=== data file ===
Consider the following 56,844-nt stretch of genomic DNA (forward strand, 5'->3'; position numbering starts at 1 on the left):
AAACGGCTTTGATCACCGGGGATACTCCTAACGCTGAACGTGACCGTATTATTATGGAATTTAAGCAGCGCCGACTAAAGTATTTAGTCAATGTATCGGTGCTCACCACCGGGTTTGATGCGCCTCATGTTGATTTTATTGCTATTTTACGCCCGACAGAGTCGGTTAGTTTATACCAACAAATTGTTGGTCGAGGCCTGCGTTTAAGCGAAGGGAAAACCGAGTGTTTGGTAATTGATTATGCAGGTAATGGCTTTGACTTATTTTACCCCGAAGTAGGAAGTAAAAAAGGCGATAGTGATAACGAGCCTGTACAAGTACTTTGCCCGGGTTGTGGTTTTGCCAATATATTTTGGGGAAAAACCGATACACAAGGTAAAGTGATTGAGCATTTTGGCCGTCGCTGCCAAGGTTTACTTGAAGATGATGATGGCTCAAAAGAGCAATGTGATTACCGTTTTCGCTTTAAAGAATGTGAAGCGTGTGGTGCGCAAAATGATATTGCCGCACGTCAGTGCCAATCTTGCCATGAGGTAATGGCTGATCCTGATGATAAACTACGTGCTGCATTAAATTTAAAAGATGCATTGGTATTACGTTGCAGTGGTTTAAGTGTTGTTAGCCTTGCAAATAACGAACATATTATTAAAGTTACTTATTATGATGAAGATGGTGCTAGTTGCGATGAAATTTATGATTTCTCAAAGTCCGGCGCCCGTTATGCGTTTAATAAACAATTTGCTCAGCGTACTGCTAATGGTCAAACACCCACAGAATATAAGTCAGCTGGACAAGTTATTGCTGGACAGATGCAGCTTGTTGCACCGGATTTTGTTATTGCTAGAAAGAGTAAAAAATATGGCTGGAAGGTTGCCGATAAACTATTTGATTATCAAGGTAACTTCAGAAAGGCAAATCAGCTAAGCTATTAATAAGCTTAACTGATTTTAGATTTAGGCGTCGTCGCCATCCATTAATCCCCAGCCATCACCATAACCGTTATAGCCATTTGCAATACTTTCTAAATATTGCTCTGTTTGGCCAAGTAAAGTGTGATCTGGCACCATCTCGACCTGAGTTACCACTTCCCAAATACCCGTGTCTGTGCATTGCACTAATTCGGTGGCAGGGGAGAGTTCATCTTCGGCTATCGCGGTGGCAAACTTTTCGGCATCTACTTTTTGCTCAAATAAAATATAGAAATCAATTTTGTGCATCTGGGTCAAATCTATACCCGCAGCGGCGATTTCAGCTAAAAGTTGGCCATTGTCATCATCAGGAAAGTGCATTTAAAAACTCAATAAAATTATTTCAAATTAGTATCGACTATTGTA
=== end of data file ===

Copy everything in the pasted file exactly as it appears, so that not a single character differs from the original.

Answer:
Consider the following 56,844-nt stretch of genomic DNA (forward strand, 5'->3'; position numbering starts at 1 on the left):
AAACGGCTTTGATCACCGGGGATACTCCTAACGCTGAACGTGACCGTATTATTATGGAATTTAAGCAGCGCCGACTAAAGTATTTAGTCAATGTATCGGTGCTCACCACCGGGTTTGATGCGCCTCATGTTGATTTTATTGCTATTTTACGCCCGACAGAGTCGGTTAGTTTATACCAACAAATTGTTGGTCGAGGCCTGCGTTTAAGCGAAGGGAAAACCGAGTGTTTGGTAATTGATTATGCAGGTAATGGCTTTGACTTATTTTACCCCGAAGTAGGAAGTAAAAAAGGCGATAGTGATAACGAGCCTGTACAAGTACTTTGCCCGGGTTGTGGTTTTGCCAATATATTTTGGGGAAAAACCGATACACAAGGTAAAGTGATTGAGCATTTTGGCCGTCGCTGCCAAGGTTTACTTGAAGATGATGATGGCTCAAAAGAGCAATGTGATTACCGTTTTCGCTTTAAAGAATGTGAAGCGTGTGGTGCGCAAAATGATATTGCCGCACGTCAGTGCCAATCTTGCCATGAGGTAATGGCTGATCCTGATGATAAACTACGTGCTGCATTAAATTTAAAAGATGCATTGGTATTACGTTGCAGTGGTTTAAGTGTTGTTAGCCTTGCAAATAACGAACATATTATTAAAGTTACTTATTATGATGAAGATGGTGCTAGTTGCGATGAAATTTATGATTTCTCAAAGTCCGGCGCCCGTTATGCGTTTAATAAACAATTTGCTCAGCGTACTGCTAATGGTCAAACACCCACAGAATATAAGTCAGCTGGACAAGTTATTGCTGGACAGATGCAGCTTGTTGCACCGGATTTTGTTATTGCTAGAAAGAGTAAAAAATATGGCTGGAAGGTTGCCGATAAACTATTTGATTATCAAGGTAACTTCAGAAAGGCAAATCAGCTAAGCTATTAATAAGCTTAACTGATTTTAGATTTAGGCGTCGTCGCCATCCATTAATCCCCAGCCATCACCATAACCGTTATAGCCATTTGCAATACTTTCTAAATATTGCTCTGTTTGGCCAAGTAAAGTGTGATCTGGCACCATCTCGACCTGAGTTACCACTTCCCAAATACCCGTGTCTGTGCATTGCACTAATTCGGTGGCAGGGGAGAGTTCATCTTCGGCTATCGCGGTGGCAAACTTTTCGGCATCTACTTTTTGCTCAAATAAAATATAGAAATCAATTTTGTGCATCTGGGTCAAATCTATACCCGCAGCGGCGATTTCAGCTAAAAGTTGGCCATTGTCATCATCAGGAAAGTGCATTTAAAAACTCAATAAAATTATTTCAAATTAGTATCGACTATTGTA